Is it difficult to be a single mother?
Monday January 29th, 2018
It was for a long time unthinkable for a woman to raise a child on her own and continue to live her life without being judged, shunned or made to feel ashamed of her life choices. As recently as the 60s and 70s it was still common for unmarried young women to give up their babies for adoption. Thankfully this sort of attitude has been left firmly in the past, and in the 21st century the decision to become a single mother is seen for what it is: a perfectly valid choice which gives both parent and child every chance of being happy and healthy.
Choosing single parenthood
There are many reasons why a woman may choose to become a mother by herself. With the increasing importance placed on careers, a woman may have a fulfilling occupation that takes priority. Encouraged to work long hours in her early twenties as she climbs the career ladder, it may be that she does not give much thought to her fertility until the urge to have a child strikes. Alternatively, she may play the dating game and hold out for the right partner until realising that no-one out there is going to meet her standards.
Of course, there are many other reasons why a woman may decide to start trying for a baby by herself. They do not change the simple fact that with regard to fertility women are under much greater time pressure than men are. After the age of 35 fertility begins to drop, with a sharp decline after the age of 38. Should a woman put off motherhood until this time, it is not uncommon for her biological clock to suddenly start ticking loudly and insistently.
The decision to try for a baby is not one that women take lightly, especially where there is a need to involve extra medical professionals. However, it is a fantastic step forward for society that women are able to look in the mirror, declare themselves capable and ready to have a child, and then take steps to make that happen on their own.
How to become a single mother
IVI are experts in the field and very experienced when it comes to listening to our patients and determining the right course of action for each individual. Some of our female patients may have previously undergone fertility preservation techniques, such as freezing eggs. This is something we encourage women to do from their early adulthood, if they know that they are likely to begin trying for a child later in life. Having access to the female patient’s own eggs, taken and frozen at the peak of her fertility, is often the most straightforward way to undertake In Vitro Fertilisation (IVF). Women may still have a high rate of success without their own frozen eggs, however, especially if they are willing to undertake IVF at one of our fertility clinics in Spain. Travelling abroad for treatment is often the best choice for hopeful patients. Many of them find that our expertise, coupled with easy access to treatment, gets the IVF cycle started much sooner than in their home country. This is especially true in cases where donor eggs are needed.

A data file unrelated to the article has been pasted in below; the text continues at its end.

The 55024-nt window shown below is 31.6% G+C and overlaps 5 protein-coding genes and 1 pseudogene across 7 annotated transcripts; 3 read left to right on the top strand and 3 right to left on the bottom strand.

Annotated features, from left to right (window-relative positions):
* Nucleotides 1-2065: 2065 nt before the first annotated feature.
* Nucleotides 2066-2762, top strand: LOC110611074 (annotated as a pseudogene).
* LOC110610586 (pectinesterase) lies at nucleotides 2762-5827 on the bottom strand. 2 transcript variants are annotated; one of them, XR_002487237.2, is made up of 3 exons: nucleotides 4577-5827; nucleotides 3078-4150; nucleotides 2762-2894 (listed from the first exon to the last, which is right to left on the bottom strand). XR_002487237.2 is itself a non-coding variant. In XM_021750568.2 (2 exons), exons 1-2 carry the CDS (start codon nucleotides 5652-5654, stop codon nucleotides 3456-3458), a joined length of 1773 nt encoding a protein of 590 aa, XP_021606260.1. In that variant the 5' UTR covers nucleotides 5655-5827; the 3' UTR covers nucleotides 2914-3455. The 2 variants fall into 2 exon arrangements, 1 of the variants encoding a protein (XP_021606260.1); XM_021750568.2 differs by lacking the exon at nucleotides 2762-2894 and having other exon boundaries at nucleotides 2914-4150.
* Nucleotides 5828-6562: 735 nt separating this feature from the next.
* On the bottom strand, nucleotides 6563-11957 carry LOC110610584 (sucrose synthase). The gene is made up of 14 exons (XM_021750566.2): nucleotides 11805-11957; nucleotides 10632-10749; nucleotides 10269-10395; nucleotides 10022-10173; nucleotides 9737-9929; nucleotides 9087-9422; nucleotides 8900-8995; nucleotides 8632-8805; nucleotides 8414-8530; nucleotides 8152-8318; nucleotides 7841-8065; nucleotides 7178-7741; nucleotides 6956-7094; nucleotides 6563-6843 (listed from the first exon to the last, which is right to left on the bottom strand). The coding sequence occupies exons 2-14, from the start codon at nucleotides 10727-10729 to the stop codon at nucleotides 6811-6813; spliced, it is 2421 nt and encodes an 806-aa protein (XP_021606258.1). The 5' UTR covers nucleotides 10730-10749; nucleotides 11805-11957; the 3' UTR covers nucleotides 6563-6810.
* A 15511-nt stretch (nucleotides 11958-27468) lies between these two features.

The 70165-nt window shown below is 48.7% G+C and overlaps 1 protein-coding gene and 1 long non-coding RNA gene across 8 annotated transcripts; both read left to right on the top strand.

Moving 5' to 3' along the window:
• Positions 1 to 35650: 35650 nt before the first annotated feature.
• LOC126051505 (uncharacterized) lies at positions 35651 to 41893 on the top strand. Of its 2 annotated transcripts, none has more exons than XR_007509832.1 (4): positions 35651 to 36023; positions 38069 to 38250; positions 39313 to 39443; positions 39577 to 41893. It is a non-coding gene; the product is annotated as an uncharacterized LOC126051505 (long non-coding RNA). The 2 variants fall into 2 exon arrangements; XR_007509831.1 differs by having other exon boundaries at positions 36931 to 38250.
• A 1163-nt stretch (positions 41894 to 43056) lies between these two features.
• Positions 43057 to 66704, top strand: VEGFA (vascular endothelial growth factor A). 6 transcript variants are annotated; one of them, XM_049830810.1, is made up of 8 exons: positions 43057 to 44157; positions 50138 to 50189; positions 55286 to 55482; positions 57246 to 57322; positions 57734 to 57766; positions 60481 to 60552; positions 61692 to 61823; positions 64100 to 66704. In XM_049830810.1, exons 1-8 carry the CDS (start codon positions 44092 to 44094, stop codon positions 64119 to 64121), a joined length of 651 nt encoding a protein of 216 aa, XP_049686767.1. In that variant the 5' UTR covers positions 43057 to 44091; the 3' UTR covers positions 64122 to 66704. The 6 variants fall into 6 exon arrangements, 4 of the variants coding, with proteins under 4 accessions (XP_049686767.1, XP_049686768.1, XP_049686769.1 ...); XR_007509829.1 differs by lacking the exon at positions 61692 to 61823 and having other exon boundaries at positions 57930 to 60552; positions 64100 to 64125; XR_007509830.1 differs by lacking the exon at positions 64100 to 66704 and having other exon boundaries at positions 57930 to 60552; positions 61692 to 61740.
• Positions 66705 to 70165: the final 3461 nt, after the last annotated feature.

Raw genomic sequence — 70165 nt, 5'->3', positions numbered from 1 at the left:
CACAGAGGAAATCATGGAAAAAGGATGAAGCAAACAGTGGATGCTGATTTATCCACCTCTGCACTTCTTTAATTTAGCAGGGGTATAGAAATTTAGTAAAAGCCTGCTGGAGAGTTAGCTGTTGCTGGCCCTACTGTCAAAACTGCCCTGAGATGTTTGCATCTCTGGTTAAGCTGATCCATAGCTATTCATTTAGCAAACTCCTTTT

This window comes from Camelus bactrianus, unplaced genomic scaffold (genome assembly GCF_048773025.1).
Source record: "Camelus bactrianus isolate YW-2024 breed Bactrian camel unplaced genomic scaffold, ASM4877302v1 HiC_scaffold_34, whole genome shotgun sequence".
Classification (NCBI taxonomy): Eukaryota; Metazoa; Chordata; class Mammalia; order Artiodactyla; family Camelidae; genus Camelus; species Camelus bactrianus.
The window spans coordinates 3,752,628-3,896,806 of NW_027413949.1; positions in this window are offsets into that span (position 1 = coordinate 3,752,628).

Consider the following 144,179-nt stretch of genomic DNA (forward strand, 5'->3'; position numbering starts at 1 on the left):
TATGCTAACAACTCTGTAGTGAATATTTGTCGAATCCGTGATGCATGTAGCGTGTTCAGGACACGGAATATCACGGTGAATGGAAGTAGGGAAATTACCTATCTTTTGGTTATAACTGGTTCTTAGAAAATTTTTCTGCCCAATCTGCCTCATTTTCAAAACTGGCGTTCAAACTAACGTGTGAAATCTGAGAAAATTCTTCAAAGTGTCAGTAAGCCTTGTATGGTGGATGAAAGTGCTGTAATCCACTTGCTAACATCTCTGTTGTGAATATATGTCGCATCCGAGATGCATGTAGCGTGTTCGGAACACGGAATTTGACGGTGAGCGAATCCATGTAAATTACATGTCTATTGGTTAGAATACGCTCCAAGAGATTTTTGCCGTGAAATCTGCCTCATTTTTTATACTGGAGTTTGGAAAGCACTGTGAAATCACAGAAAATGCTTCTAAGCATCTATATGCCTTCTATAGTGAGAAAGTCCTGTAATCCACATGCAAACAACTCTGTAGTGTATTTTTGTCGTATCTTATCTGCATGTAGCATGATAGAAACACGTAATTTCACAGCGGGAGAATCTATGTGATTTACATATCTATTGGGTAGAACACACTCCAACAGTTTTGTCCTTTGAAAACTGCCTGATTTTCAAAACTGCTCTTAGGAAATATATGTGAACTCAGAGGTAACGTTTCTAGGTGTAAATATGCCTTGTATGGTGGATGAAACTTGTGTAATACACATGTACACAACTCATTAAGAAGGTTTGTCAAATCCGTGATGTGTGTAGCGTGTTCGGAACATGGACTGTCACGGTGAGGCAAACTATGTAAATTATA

Egg donation, or oocyte donation, is one of the reasons why women may opt to travel to Spain for treatment. In many countries in Europe and worldwide, anonymity laws and other strict regulations can mean that it is more difficult to be selected as the recipient of donated eggs. Laws in Spain mean that there is a plethora of individuals who choose to donate eggs altruistically, so that women may more easily see their dream of becoming a mother come true. These same laws also apply to sperm donors, which means that in Spain women can be sure that there will be plenty of genetic material ready for them. In some countries, sperm can be donated by a male friend or volunteer who is known to the patient. This may cause problems later on in life, especially if the child is in contact with the source of their genetic material. Luckily, this is not the case in Spain, where strict anonymity laws bar patients from sourcing their own donors. This ensures that the act of donation is one hundred per cent anonymous, with no strings attached. The donor cannot ask or be asked to step into the role of father later in life, no matter what.
Not doing it alone
For women choosing to have a baby by themselves, there is still the possibility of having a helping hand. While fertility specialists and medical professionals will be available to assist and answer questions during treatment, it can be helpful to have a friend or relative on hand for emotional support. Patients who are able to call on a friend who has gone through IVF previously may find that they are better equipped to deal with any emotional turmoil. The important thing is to have at least one person to lean on for support. Women who choose to have a baby by themselves are likely to be the intrepid type. Even so, having someone accompany you on the journey is priceless, even if their role is just to make tea and be a sounding board. Becoming a single mother is a fantastic choice if it is right for the individual, and in today’s world there are plenty of ways in which lone parents can be supported that do not involve a partner or co-parent.
IVI are delighted to assist in the creation of any family, regardless of the patient’s marital status, age or sexual orientation. The most important thing for us is helping our patients become parents, even if they are single when they choose to do so. Though IVF experiences vary across the board, IVI does its utmost to make the process run as smoothly as possible.